Bright lights, big city: Urban Show at Piknik
Photo by Ralph Stewart
It's hard to imagine how an exhibition of urban-themed paintings can provide a breath of fresh air on Martha's Vineyard in mid-August, but gallerist Michael Hunter's annual Urban Event at Piknik Art & Apparel in Oak Bluffs does just that.
There are traffic jams and skyscrapers, rooftop vistas and pedestrians with umbrellas. There is frenzy and calm, too many people and too few, rivers, landmark buildings and signage, vibrant colors and muted tones. And as if that's not enough, there's even a monitor displaying seven short films shot in New York City. It's all under one roof as 14 artists from across the U.S. exhibit their interpretations of city life from now through September 11.
Mr. Hunter has assembled a roster of both familiar and new artists. Art enthusiasts who frequent the gallery will recognize the names of Max Decker, Traeger diPietro, Anne McGhee, Tom Stephens and newcomer Nate Praska, while others such as Paul Norwood, Adam Thompson, and Ellen Liman return exclusively for the Urban Event.
New artists for this year's show include Mr. Praska, Sherry Blalock, Jorge Columbo, Gregory Coutinho, Sharon Florin, Brett Jackson, and Jack Ryan.
The work ranges from large-scale oils to small watercolor studies and pen-and-ink illustrations, from the abstract to the figurative. Jorge Columbo's series of seven short "Urban" films are shot with a Fuji still camera, edited specifically for Piknik, with sounds created by the artist in GarageBand. The series is available on a signed, limited edition CD.
Now in its fourth year, the Urban Event has evolved, according to Mr. Hunter, out of "pure selfishness." Born in Manhattan, he says he began to select urban images from artists because they feel meaningful and compelling to him.
"I do the show because I think it gives people a chance to step back from their experience on the Vineyard," he says. "It allows them to see the urban landscape more clearly from a fresh perspective and to appreciate it differently."
Apparently, he's on to something. The turnout for the show's opening in conjunction with the Oak Bluffs District Art Stroll on Saturday evening, August 14, was his largest ever, and sales were brisk.
"Openings aren't really about the red dots on the wall anymore, although a number of pieces did sell," Mr. Hunter says. "They're more about people coming to see the work and enjoy the event. Many buyers come back at a quieter time to make purchase decisions."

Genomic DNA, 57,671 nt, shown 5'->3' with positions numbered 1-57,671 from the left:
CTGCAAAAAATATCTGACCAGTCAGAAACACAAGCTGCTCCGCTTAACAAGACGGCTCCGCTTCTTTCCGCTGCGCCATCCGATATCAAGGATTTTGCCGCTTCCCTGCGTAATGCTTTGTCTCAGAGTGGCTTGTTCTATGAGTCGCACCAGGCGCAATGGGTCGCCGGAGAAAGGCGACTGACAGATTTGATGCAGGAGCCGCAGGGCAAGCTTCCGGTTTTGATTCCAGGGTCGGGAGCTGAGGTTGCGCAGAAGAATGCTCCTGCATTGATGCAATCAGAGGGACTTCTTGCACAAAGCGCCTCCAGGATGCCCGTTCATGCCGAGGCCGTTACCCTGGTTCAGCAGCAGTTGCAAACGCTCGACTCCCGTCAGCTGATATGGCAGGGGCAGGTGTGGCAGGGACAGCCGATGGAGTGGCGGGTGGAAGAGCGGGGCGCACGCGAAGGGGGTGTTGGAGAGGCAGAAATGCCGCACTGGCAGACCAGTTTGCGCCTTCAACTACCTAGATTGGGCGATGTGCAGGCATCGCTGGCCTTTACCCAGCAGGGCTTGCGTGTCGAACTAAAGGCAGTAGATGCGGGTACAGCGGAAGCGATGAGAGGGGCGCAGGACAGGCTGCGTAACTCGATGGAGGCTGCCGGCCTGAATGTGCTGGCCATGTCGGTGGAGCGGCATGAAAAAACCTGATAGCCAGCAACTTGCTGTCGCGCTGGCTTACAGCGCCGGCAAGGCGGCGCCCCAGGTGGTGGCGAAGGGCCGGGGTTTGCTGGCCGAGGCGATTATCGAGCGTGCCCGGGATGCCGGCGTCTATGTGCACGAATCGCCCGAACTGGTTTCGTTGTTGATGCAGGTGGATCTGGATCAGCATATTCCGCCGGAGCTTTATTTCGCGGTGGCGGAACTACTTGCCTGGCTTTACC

Anne McGhee, a painter who divides her time between the Vineyard and Boston and teaches drawing and painting at Harvard University's Graduate School of Design, finds Piknik's Urban Event to be an ideal showcase for her Fenway Park series of figurative oil paintings. Her work is inspired, she says, by Italian artist Piranesi, and explores the structure and infrastructure of the historic venue. While she paints other genres, the Urban Event affords her an opportunity to share her view of Fenway, its unique architecture and energy.
"I like the fact that Michael is showing atypical Vineyard work although I paint the landscape here as well," Ms. McGhee says. "I used to live in New York, and Piknik feels like a New York gallery more than what we're accustomed to on the Island."
Ellen Liman, a lifetime artist and seasonal Vineyard resident, has also found a home for her — as she puts it — "quirky figurative urban work that pushes the envelope." A resident and gallery owner in Palm Beach, Ms. Liman says she appreciates the uniqueness of Michael Hunter's vision. "I had seen the quality of work that he shows at Piknik and I feel flattered to be included."
New York City native and urban realist painter Sharon Florin is making her Island debut at the gallery this month. Her oil on canvas works depict streetscapes and the contrast of new and old, often using the reflective glass of contemporary buildings to mirror architecture of the past. A professional artist for over 30 years, Ms. Florin says she is fascinated by city life, architectural detail, and capturing older buildings before they are lost.
"My 'Reflection' paintings are more abstracted and allow me to play with forms, shapes and distortions," she explains. "I've lived in the city my whole life but I'm constantly discovering something new."
On opening night, hundreds of art patrons also discovered "something new" as they browsed through Piknik's collection of both haunting and harried representations of urban life.
It is a reminder of what many of us have left behind, as well as what many of us return to at summer's end. In its own artful way, the annual Urban Event also serves as a subtle evocation of what we treasure most about the Vineyard.
The fourth annual Urban Event at Piknik Art & Apparel runs through September. Arts District, 99 Dukes County Avenue, Oak Bluffs. 508-693-1366.